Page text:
Starting in the fall 2017 semester, The University of Southern Mississippi’s tuition will increase to $8,218 – a 7.3 percent increase from fall 2016.
On April 20, the state voted to raise tuition for eight public universities in Mississippi. The College Board approved the increase in tuition which had originally been scheduled to go up 3.8 percent in contrast to the 6.6 percent increase which took effect. Prices will go up by an additional amount for out-of-state and graduate tuition.
Mississippi public universities have experienced multiple budget cuts in the past years. In 2016, schools were promised $773 million but received $667 million for the 2018 budget year, according to the Associated Press.
Universities increased tuition saying state budget cuts require them to raise more revenue in order to continue to provide quality education for students.
According to the Mississippi Institutions of Higher Learning (IHL), the statewide average for two semesters of full-time tuition and fees will rise by an average of $454 – 7,413.
Director of Financial Aid David Williamson said the financial aid office will increase the students’ awarding budget, known as Cost of Attendance (COA), to compensate for the tuition increase.
“Students who are eligible for any tuition scholarship – those scholarships will be increased to match the tuition increases,” Williamson said.
Williamson said students who do not receive tuition scholarships, Stafford Loans or Parent Plus Loans are available whose amounts are also based on the change to the student’s COA.
A student’s COA is used to determine the amount of financial aid in the form of scholarships and loans. This cost includes estimated fees and expenses, which are based on the different living arrangements of a full-time student, according to the Office of Financial Aid.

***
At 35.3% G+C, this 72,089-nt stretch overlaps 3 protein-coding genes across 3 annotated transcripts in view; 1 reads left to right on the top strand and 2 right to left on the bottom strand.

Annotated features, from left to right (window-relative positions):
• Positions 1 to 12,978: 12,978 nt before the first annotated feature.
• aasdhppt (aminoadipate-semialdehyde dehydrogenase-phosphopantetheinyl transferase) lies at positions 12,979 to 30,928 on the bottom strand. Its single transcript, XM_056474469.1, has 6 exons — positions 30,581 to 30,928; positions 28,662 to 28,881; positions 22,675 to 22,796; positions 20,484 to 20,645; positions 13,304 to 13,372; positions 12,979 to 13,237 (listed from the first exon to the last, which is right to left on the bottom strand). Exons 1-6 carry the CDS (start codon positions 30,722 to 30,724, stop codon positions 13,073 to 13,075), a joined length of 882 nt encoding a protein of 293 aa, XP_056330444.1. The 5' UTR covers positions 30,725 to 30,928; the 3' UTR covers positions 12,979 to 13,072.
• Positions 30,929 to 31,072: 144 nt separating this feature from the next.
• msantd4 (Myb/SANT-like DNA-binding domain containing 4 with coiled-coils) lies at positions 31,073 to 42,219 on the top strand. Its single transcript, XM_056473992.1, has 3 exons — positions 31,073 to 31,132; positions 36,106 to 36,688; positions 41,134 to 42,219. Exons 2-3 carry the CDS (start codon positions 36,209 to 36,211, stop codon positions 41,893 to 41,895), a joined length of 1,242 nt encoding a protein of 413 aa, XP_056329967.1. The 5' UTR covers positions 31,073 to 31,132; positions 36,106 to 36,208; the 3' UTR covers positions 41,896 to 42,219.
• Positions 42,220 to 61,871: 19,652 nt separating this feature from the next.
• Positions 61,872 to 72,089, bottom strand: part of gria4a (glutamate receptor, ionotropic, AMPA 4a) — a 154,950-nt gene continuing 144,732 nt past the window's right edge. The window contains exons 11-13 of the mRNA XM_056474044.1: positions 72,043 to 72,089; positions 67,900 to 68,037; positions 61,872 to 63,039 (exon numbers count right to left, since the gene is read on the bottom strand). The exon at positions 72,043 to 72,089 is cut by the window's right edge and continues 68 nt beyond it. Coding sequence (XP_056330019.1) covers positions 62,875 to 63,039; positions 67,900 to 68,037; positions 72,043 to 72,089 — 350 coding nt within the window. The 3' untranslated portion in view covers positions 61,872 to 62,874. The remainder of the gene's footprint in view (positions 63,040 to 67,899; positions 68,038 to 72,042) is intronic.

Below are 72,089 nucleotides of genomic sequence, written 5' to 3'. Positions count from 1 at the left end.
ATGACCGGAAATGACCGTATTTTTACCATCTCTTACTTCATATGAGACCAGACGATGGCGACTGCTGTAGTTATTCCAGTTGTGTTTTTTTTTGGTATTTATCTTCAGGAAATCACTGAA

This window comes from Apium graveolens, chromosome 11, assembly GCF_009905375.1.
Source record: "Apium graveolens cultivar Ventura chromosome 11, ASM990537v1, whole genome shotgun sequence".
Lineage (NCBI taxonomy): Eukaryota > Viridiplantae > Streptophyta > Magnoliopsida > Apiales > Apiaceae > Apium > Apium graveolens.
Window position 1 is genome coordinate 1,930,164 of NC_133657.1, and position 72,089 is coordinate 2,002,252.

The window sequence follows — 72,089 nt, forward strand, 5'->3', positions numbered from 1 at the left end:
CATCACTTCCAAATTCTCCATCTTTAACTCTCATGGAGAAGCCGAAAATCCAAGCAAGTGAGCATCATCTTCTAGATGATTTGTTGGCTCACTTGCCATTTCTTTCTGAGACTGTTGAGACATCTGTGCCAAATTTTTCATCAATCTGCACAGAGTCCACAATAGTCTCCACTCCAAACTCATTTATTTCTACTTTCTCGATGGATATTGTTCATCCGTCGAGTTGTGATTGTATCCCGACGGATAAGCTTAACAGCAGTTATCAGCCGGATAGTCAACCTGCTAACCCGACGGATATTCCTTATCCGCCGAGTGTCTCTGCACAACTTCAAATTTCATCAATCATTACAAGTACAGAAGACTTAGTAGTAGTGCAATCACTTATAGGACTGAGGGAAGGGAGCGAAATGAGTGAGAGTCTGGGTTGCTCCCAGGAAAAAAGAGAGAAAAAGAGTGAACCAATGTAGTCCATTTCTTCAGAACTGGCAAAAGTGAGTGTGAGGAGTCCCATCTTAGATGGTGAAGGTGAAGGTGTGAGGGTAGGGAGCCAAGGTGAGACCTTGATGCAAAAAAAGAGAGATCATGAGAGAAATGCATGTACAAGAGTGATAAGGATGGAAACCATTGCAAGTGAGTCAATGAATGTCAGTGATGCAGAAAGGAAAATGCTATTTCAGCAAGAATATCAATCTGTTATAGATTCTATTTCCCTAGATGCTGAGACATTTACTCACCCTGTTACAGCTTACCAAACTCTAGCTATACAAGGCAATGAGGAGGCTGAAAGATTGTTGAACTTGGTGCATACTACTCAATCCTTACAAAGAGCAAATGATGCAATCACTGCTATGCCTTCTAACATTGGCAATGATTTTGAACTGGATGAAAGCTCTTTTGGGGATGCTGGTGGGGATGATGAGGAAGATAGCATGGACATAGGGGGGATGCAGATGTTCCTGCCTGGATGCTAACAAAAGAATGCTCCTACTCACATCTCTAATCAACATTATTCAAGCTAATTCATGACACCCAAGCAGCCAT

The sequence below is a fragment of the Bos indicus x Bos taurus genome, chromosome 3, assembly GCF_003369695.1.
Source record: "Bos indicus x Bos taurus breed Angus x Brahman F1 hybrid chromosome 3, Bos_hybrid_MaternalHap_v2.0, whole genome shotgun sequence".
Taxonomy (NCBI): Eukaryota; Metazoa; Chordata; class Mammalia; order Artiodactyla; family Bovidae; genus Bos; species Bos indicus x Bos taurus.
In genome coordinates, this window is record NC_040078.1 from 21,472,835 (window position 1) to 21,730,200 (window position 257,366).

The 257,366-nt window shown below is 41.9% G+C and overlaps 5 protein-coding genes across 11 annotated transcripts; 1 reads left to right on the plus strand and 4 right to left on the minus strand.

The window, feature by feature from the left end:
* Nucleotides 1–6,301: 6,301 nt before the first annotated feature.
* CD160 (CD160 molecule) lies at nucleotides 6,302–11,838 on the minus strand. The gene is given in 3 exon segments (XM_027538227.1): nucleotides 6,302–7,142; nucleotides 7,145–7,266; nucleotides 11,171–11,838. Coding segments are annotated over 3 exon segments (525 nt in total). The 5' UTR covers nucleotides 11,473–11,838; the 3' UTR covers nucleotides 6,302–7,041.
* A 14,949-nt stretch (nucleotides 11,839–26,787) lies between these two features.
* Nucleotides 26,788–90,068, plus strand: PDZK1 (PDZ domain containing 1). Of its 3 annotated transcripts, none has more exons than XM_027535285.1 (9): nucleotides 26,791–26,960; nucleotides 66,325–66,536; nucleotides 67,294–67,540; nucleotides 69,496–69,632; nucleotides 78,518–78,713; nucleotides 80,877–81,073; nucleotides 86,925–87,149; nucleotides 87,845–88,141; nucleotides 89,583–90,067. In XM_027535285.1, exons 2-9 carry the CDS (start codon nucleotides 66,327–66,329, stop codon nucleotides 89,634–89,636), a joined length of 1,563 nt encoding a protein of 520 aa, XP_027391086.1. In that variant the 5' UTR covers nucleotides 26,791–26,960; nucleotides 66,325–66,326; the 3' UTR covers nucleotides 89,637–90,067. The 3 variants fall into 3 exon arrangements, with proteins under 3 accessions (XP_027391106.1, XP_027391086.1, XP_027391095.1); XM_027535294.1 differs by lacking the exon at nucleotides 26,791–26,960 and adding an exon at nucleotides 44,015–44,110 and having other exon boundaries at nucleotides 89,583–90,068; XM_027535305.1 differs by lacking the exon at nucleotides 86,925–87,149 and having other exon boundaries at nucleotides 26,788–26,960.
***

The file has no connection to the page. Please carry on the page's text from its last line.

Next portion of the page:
Higher Education Commissioner Glenn Boyce said the universities are working to cut spending.
“It’s not just about raising tuition,” Boyce said in an interview with the Associated Press.
Federal, state and college-based aid is available to students to help counteract the tuition increase. According to federal reports, in the past two years, undergraduate students attending a public university in Mississippi typically received $7,100 worth of financial aid which covers about one-third of the total cost of attendance.
However, recent laws that eliminated stacking of state scholarships or grants in Mississippi will cause some students to receive less state aid. About 3,400 students who received combinations of different state scholarships including MTAG and MESG will now only receive the higher amount offered. The same legislation requires that grades be checked for aid recipients at the end of each academic term rather than each academic year which is estimated to cut aid from 430 students statewide.
Demand for state aid increased in the 2016 – 2017 year and exceeded available resources by nearly $11 million, according to IHL.
Director of the Mississippi Office of Student Financial Aid Jennifer Rogers said it was good that more Mississippians were going to college to get a degree.
“Unfortunately, the growth in college-going has resulted in a costly increase in demand for state aid,” Rogers said. “We look forward to working with the Legislature and postsecondary institution leaders to identify a wsustainable solution for state financial aid.”